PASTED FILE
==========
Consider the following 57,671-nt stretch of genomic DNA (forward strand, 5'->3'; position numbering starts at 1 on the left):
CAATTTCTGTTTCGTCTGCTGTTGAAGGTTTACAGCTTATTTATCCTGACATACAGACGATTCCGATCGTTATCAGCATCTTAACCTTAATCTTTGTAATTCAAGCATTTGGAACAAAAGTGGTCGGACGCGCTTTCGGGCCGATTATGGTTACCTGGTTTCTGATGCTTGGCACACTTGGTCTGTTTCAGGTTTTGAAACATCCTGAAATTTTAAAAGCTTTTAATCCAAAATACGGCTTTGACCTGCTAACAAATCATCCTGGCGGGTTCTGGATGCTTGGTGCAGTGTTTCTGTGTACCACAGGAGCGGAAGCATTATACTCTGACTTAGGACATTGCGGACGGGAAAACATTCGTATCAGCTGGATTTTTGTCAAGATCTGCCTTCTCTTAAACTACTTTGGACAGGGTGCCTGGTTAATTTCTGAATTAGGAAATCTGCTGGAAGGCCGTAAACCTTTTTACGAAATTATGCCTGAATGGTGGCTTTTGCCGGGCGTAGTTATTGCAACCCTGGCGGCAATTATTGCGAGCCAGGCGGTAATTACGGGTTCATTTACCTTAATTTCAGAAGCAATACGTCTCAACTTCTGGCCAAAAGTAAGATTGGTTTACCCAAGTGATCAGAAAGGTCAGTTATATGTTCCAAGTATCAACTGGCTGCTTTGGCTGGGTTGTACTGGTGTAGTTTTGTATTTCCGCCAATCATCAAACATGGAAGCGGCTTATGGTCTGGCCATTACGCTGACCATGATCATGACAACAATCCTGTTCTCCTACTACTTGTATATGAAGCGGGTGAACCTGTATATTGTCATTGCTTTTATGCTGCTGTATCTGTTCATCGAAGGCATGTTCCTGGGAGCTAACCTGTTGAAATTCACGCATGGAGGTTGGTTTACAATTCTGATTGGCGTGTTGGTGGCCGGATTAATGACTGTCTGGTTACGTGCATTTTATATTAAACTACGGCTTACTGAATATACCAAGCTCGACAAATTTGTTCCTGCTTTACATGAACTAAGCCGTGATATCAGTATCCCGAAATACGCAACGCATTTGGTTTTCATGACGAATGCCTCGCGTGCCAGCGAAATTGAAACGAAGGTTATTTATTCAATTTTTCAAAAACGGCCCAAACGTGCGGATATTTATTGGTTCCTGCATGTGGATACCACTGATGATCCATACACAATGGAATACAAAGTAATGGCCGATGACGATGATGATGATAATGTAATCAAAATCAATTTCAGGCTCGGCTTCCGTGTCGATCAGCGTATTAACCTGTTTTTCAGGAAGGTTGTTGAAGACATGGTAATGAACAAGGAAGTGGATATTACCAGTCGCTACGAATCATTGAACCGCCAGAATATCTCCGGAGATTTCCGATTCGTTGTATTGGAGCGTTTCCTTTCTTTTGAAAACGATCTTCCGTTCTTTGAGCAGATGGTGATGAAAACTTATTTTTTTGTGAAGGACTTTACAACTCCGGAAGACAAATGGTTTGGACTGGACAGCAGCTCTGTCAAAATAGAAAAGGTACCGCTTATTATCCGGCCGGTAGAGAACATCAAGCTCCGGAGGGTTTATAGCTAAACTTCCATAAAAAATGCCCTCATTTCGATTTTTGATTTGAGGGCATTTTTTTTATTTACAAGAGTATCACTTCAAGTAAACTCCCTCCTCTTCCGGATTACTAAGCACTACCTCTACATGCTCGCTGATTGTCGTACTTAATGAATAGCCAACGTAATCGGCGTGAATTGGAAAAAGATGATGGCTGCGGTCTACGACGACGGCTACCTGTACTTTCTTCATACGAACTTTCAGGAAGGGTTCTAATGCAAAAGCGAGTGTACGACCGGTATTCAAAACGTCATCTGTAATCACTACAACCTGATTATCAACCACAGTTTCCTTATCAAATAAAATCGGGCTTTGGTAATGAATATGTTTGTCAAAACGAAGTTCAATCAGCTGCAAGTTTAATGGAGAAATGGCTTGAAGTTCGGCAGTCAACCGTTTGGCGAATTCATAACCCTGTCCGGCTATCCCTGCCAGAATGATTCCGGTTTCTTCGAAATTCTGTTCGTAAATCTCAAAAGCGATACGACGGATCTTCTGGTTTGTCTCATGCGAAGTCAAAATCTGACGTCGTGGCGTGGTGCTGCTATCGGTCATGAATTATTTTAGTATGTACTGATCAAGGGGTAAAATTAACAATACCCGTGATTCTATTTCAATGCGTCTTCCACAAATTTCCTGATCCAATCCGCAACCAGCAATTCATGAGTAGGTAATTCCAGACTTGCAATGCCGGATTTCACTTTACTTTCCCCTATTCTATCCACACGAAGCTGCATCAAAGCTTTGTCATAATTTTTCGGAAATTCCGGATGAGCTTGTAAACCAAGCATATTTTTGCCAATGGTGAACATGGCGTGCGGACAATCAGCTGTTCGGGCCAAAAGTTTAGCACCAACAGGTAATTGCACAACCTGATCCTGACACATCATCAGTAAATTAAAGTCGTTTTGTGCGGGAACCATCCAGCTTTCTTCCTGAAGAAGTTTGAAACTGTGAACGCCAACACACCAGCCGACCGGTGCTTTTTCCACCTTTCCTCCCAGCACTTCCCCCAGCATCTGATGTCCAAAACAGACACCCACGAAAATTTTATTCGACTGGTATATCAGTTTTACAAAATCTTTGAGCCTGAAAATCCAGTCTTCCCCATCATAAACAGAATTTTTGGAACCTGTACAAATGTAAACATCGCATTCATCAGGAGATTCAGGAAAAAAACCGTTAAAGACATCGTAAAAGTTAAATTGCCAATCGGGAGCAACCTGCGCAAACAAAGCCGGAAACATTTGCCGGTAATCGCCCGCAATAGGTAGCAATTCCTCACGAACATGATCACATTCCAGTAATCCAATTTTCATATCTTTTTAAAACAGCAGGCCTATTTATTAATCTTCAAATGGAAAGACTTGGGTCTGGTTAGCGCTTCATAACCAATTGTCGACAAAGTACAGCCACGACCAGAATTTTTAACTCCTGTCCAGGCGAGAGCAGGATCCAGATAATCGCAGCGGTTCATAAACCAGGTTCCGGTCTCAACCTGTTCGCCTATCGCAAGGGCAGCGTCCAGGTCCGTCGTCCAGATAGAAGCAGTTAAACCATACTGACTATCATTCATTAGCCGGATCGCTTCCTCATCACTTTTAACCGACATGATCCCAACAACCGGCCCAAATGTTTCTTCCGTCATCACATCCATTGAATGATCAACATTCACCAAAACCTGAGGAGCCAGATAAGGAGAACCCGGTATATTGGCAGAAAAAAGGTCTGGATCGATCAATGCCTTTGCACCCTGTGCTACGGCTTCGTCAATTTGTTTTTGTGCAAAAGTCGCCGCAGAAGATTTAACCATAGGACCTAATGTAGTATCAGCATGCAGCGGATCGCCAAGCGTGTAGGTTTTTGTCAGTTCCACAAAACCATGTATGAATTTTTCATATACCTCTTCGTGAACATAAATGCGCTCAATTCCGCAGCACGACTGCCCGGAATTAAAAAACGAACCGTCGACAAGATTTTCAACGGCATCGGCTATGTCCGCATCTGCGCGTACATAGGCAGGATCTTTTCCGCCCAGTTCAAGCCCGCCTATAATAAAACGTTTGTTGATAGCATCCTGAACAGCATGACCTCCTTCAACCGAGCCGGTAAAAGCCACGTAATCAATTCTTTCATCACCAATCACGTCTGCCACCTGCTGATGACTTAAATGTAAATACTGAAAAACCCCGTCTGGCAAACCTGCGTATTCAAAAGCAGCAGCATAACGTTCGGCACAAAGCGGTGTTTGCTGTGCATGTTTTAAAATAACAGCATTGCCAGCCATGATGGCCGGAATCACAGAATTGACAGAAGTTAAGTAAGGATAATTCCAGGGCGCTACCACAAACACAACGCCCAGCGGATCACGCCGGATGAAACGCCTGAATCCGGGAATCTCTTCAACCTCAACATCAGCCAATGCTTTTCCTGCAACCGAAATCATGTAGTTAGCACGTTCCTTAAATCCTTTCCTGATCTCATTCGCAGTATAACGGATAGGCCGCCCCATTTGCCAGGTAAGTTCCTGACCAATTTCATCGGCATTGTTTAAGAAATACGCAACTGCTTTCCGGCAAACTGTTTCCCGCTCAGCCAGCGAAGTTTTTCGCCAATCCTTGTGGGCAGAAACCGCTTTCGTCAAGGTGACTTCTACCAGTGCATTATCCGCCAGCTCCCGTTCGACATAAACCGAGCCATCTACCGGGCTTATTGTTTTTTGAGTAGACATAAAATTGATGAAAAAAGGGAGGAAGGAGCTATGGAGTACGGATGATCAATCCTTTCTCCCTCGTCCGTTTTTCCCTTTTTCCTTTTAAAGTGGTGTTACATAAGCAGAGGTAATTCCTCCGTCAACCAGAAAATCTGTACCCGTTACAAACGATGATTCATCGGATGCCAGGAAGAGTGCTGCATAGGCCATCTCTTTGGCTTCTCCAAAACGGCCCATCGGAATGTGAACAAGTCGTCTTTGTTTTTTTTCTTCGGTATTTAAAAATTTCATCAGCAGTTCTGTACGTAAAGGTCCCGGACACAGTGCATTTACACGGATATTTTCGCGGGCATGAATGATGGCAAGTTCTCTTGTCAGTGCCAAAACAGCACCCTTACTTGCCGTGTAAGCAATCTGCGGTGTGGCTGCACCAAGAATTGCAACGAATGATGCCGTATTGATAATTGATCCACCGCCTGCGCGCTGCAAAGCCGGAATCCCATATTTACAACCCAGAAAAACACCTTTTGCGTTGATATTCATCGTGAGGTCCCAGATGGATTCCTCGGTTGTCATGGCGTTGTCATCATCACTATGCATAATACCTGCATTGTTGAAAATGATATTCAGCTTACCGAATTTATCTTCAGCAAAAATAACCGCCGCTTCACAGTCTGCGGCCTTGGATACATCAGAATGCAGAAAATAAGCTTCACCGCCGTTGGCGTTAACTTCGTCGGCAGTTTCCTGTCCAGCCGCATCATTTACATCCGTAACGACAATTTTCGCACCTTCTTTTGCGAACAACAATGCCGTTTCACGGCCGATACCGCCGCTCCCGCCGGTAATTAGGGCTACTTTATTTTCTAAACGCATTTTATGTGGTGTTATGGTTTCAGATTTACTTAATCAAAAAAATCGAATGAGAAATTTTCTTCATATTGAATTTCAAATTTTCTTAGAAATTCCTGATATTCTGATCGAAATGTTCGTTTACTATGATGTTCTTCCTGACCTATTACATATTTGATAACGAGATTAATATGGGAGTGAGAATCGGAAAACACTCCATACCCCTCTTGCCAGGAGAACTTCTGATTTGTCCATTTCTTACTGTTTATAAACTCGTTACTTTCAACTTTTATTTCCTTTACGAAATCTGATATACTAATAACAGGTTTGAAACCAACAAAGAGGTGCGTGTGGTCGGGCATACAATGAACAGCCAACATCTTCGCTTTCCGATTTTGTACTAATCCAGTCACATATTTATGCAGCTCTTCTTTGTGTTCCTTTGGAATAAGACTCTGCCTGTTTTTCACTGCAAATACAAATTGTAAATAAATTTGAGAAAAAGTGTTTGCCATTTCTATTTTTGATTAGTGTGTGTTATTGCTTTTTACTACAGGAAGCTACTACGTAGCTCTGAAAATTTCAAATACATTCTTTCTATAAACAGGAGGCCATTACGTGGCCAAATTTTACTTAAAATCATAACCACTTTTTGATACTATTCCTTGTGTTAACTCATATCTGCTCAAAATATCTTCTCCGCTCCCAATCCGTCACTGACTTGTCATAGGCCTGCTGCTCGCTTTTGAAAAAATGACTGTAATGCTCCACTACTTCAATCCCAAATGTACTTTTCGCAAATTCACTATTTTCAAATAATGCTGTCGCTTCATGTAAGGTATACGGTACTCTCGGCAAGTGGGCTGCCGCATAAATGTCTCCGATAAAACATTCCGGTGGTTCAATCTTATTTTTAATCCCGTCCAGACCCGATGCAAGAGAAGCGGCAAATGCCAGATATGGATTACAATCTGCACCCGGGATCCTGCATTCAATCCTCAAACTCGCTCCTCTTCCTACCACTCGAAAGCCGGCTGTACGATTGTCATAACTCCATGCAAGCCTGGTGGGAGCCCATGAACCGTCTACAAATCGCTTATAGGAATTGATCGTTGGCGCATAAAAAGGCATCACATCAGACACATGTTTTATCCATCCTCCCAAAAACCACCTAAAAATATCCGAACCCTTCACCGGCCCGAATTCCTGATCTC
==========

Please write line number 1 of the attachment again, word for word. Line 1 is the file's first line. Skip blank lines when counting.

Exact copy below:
Consider the following 57,671-nt stretch of genomic DNA (forward strand, 5'->3'; position numbering starts at 1 on the left):